Looking at slide 29 of the HSA presentation, it looks like the Khronos APIs ( OpenGL, EGL, OpenVG, OpenGL ES, OpenCL etc.) will be implemented in terms of HSA. If that's true, I would take that to mean that a programmer might also be able to program directly with the HSA "language" as well... Or will it be a nice protocol similar to OpenGL et al. The mind runs wild.
C code, python code, machine code... all these things are software code that can be programmed and modified.
With x86 you have what is called the ISA.
ISA can be seen the API for your CPU. You may have heard of the CISC versus RISC processors and which is better or whatever. While x86 is a CISC instruction set, but all modern processors are in fact RISC processors. Even your x86-64 CPUs are all RISC processor cores.
How it works is that Intel and AMD have a hardware-based abstraction layer that takes the CISC instructions and transforms them into RISC code that is what is actually executed. The so-called 'x86-tax' in the ARM versus x86 wars refers to the complex set of transistors that perform this function. This is just about the only reason the Atom processor hasn't displaced ARM on phones yet.
Well this ISA is very important. This why code compiled for ancient 486 processors can be made to still work today.
But we have a problem......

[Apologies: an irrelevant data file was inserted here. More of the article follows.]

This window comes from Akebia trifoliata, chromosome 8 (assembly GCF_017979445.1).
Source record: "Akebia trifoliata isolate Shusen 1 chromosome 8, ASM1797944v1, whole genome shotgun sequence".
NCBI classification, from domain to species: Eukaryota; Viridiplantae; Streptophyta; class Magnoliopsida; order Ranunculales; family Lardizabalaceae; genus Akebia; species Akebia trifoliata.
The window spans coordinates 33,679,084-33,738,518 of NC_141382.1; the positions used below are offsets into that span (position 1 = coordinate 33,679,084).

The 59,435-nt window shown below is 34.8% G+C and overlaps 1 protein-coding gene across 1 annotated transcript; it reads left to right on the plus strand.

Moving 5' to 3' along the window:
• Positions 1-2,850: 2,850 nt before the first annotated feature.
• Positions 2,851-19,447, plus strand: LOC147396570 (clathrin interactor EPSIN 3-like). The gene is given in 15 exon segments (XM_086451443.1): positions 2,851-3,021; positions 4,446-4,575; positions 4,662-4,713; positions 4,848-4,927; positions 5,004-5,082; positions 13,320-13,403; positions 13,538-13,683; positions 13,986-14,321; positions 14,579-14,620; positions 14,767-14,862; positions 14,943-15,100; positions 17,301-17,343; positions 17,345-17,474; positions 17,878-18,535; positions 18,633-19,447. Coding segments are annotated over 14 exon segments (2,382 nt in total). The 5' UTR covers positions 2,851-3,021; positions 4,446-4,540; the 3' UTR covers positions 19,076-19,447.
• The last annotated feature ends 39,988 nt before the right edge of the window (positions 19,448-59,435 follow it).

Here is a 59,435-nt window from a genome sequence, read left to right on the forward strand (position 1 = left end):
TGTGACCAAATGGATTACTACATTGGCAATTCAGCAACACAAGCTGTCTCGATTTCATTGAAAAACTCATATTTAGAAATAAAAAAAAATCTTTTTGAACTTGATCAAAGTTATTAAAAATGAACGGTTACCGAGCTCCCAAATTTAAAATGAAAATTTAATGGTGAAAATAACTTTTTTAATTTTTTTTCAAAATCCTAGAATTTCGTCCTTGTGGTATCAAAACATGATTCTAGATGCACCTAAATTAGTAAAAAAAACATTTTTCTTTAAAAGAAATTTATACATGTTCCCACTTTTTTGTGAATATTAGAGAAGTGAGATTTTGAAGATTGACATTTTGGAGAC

Modern processors, due to Moore's Law, is ever increasing in complexity. Every 18 months or so they can double in complexity while not increasing in price.
Unfortunately there is a limit on useful it is to increase the complexity of a single processor core to make it faster. We saw this with the Pentium-4 netburst architecture. It tried to use long pipelines to go faster, but it ended up being beaten by AMD who took a different approach.
So now instead of making the processor more complex we just add more processor cores. 2 cores. 4 cores. 8 cores. 16 cores. That means we can do more and more work on a single machine.
But we still have a problem....
There is a limit on how useful this approach is. On servers people have taken advantage of this through virtualization and such things, but on desktops and laptops a 32 core system isn't really going to be much faster then a 4 or 6 core system running the same type of cores at the same clock speeds. There just isn't a whole lot going on except for the main thing that the person is paying attention too. And threaded programming isn't the panacea that most people seem to think it is.
What is the solution to making things go faster/more efficient then?
Well you use different types of cores for different things. Different processors are better at different things. So if you have multiple processors of different types then you can go faster and save more battery.
This is why closed source drivers and non-disclosing GPU designs are such shit when it comes to general computing. The GPU is ceasing to be a separate entity. It's not something you just add on to make games go faster or to make video smooth.
The GPU is one of those 'different cores' that you can integrate into your processor to make everything go faster.
But to be used on the GPU the software needs to be able to use it.
I think that this is what a big part of AMD's HSA is about.